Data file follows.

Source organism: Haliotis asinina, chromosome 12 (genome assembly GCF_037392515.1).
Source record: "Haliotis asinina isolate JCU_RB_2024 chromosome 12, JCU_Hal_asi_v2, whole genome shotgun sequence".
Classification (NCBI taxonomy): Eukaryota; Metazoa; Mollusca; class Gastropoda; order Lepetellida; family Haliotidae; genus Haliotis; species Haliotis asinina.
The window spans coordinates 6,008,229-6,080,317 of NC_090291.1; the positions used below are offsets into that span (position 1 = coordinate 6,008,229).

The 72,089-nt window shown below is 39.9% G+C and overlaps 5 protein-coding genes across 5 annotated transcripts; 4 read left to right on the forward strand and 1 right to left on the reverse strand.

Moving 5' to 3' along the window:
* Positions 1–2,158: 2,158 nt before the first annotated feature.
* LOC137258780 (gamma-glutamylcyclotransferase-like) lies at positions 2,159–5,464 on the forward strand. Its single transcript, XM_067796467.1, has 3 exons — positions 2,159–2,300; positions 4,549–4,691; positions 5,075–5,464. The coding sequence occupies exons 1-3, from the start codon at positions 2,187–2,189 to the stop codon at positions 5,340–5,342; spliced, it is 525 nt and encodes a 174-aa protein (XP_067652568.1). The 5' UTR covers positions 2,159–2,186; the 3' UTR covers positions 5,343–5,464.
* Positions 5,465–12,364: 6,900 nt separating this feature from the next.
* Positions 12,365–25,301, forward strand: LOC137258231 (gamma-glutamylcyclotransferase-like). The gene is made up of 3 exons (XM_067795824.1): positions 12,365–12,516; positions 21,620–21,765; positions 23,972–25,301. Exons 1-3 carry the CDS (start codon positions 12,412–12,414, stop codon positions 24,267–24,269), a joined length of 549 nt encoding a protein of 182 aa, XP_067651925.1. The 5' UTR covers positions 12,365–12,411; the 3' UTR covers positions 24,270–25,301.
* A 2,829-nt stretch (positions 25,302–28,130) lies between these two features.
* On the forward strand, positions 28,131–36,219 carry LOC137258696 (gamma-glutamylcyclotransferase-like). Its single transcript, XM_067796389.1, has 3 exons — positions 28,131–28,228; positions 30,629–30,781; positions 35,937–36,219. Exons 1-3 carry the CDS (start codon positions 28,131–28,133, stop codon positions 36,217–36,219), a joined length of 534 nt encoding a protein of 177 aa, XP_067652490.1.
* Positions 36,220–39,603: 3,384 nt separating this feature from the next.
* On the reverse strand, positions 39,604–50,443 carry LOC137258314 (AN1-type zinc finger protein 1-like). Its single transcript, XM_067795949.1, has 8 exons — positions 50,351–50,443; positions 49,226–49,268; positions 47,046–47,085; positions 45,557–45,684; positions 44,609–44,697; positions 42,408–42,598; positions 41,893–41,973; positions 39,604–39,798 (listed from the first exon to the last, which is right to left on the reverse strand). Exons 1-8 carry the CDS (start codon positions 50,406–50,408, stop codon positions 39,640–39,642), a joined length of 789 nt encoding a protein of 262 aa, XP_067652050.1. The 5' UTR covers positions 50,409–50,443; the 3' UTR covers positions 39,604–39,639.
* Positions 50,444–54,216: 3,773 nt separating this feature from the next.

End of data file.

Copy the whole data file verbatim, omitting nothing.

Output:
Source organism: Haliotis asinina, chromosome 12 (genome assembly GCF_037392515.1).
Source record: "Haliotis asinina isolate JCU_RB_2024 chromosome 12, JCU_Hal_asi_v2, whole genome shotgun sequence".
Classification (NCBI taxonomy): Eukaryota; Metazoa; Mollusca; class Gastropoda; order Lepetellida; family Haliotidae; genus Haliotis; species Haliotis asinina.
The window spans coordinates 6,008,229-6,080,317 of NC_090291.1; the positions used below are offsets into that span (position 1 = coordinate 6,008,229).

The 72,089-nt window shown below is 39.9% G+C and overlaps 5 protein-coding genes across 5 annotated transcripts; 4 read left to right on the forward strand and 1 right to left on the reverse strand.

Moving 5' to 3' along the window:
* Positions 1–2,158: 2,158 nt before the first annotated feature.
* LOC137258780 (gamma-glutamylcyclotransferase-like) lies at positions 2,159–5,464 on the forward strand. Its single transcript, XM_067796467.1, has 3 exons — positions 2,159–2,300; positions 4,549–4,691; positions 5,075–5,464. The coding sequence occupies exons 1-3, from the start codon at positions 2,187–2,189 to the stop codon at positions 5,340–5,342; spliced, it is 525 nt and encodes a 174-aa protein (XP_067652568.1). The 5' UTR covers positions 2,159–2,186; the 3' UTR covers positions 5,343–5,464.
* Positions 5,465–12,364: 6,900 nt separating this feature from the next.
* Positions 12,365–25,301, forward strand: LOC137258231 (gamma-glutamylcyclotransferase-like). The gene is made up of 3 exons (XM_067795824.1): positions 12,365–12,516; positions 21,620–21,765; positions 23,972–25,301. Exons 1-3 carry the CDS (start codon positions 12,412–12,414, stop codon positions 24,267–24,269), a joined length of 549 nt encoding a protein of 182 aa, XP_067651925.1. The 5' UTR covers positions 12,365–12,411; the 3' UTR covers positions 24,270–25,301.
* A 2,829-nt stretch (positions 25,302–28,130) lies between these two features.
* On the forward strand, positions 28,131–36,219 carry LOC137258696 (gamma-glutamylcyclotransferase-like). Its single transcript, XM_067796389.1, has 3 exons — positions 28,131–28,228; positions 30,629–30,781; positions 35,937–36,219. Exons 1-3 carry the CDS (start codon positions 28,131–28,133, stop codon positions 36,217–36,219), a joined length of 534 nt encoding a protein of 177 aa, XP_067652490.1.
* Positions 36,220–39,603: 3,384 nt separating this feature from the next.
* On the reverse strand, positions 39,604–50,443 carry LOC137258314 (AN1-type zinc finger protein 1-like). Its single transcript, XM_067795949.1, has 8 exons — positions 50,351–50,443; positions 49,226–49,268; positions 47,046–47,085; positions 45,557–45,684; positions 44,609–44,697; positions 42,408–42,598; positions 41,893–41,973; positions 39,604–39,798 (listed from the first exon to the last, which is right to left on the reverse strand). Exons 1-8 carry the CDS (start codon positions 50,406–50,408, stop codon positions 39,640–39,642), a joined length of 789 nt encoding a protein of 262 aa, XP_067652050.1. The 5' UTR covers positions 50,409–50,443; the 3' UTR covers positions 39,604–39,639.
* Positions 50,444–54,216: 3,773 nt separating this feature from the next.